How to Avoid the Increase in Bank Charges

Many banks market their accounts as “free,” but they don’t list all charges: for out-of-network ATMs, overdrafts, monthly service charges, even paper statements, which can add up to a lot.

And many of these Bank charges are increasing. In 2018, average ATM fees hit a record for the 14th consecutive year, 36% more than in 2008, according to Bankrate.com. And the average overdraft fee is almost the highest ever. The good news is that there are ways to avoid paying some common bank charges.

 “Consumers have to pay attention when they open a bank account,” says Anna Laitin, director of finance policy at Consumer Reports. “A free account can be very expensive when you consider the bank charges it can generate.”

bank charges

Additional bank charges become more common across the market, consumers have a harder time finding the best deal that fits their needs, whether they’re looking for hotel rooms, airline tickets, cable TV, or a bank account, Laitin says.

“This can be particularly difficult when you compare bank accounts, where different banks may have different charge structures,” says Laitin.

The good news is that there are ways to avoid paying bank charges, says Greg McBride, chief financial analyst.

Here are some common fees they may charge you and tips to avoid them.

Monthly Service Charge

When your balance falls below a certain threshold, some banks charge a fee: an average of $ 14.35 for accounts that pay interest and $ 5.57 for those that are interest-free, according to Bankrate.

The solution:  Open an account with a bank that does not have a minimum balance requirement. You are more likely to find a free checking account at a credit union or online banks like Ally Bank, Discover Bank, USAA Bank according to Bankrate. Another option: Ask if your bank forgives your fee if you directly deposit your paycheck each pay period. Many banks will.

ATM fees

Not using your own bank to withdraw cash can be expensive: Out-of-network ATM fees now average $ 4.68, according to Bankrate.

The solution: If you’re away from home, use your bank’s app to find a nearby ATM in the network, says Jason Reposa, co-founder and CEO of MyBankTracker, a website to compare banks. Or change to a bank that covers ATM charges; about a third does.

And finally, keep in mind that there are other ways to get cash from your account. For example, you can ask for money back when you make purchases with your debit card at a store.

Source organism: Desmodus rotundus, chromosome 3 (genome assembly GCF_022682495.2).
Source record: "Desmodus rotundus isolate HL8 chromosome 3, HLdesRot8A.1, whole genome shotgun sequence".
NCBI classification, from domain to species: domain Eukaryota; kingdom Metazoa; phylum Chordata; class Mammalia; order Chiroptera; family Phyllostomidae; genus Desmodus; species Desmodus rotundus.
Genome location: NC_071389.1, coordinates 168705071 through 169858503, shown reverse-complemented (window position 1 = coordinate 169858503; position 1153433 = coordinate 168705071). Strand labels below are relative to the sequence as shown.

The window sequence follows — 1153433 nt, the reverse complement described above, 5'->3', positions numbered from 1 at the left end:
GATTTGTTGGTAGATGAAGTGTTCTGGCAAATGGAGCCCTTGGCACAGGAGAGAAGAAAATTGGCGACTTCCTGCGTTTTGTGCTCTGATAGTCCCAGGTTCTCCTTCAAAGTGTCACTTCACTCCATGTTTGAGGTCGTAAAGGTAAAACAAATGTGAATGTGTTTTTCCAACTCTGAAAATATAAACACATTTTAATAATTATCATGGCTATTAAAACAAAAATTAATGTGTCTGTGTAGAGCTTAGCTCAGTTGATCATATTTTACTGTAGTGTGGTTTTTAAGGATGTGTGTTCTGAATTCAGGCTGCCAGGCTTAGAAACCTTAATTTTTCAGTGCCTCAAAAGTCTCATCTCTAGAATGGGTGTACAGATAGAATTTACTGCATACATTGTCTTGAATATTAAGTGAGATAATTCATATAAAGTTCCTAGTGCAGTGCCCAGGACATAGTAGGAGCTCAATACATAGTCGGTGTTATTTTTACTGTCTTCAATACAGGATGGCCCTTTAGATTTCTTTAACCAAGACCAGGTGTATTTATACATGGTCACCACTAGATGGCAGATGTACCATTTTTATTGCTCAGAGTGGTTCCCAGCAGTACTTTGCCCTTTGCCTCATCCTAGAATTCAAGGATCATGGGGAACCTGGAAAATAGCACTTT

Overdraft Protection

Some banks will cover you if you make a payment for more than what is in your account. This can be useful if you have set up automatic payments. But if you have an overdraft, banks charge a substantial fee for that service, around $ 33 on average according to Bankrate.

The solution: Set up alerts to notify you when your balance falls below, say, $ 100. And it links the accounts so that the money can be transferred automatically from the savings account to the checking account. Or if they charge you an overdraft fee, they may remove the fee if you call the bank and ask for a refund. Unless you frequently overdraw, your bank may very well refund your money. 

Or simply choose not to participate in the service. But remember: in that case, your bank will reject a purchase or a withdrawal greater than your balance, and may still charge you if you write a bad check.

Electronic transfer fees

If you need to send or receive money from one bank to another, you may need to use a bank transfer, which can be expensive. According to NerdWallet, the average fee is $ 13 for incoming bank transfers, $ 25 for outgoing national accounts, and $ 45 for outgoing international accounts.

The solution: If you don’t need the money to settle immediately, consider transferring funds using an ACH (Automated Clearinghouse) transfer. Some banks offer it for free, and others charge a small fee. Please note that ACH transfers can take two to three days to process; a bank transfer only takes a few hours. If you need to transfer money to a family member, you can use a payment application like Apple Pay or Venmo, but there are limits on how much you can transfer at the same time.

Foreign transaction fees

Even if your bank does not charge out-of-network ATM fees in the United States, you may still be charged for using an ATM or debit card when you are abroad. Foreign transaction fees vary from 1 to 3% of the transaction, according to NerdWallet, a comparison site.

The solution: If you travel frequently, consider switching to a bank, like Capital One 360, that doesn’t charge fees for foreign transactions. You could also consider using a credit card that doesn’t charge foreign transaction fees, says Arielle O’Shea, a banking and investment specialist at NerdWallet. Among them are Barclaycard, Capital One and Discover cards.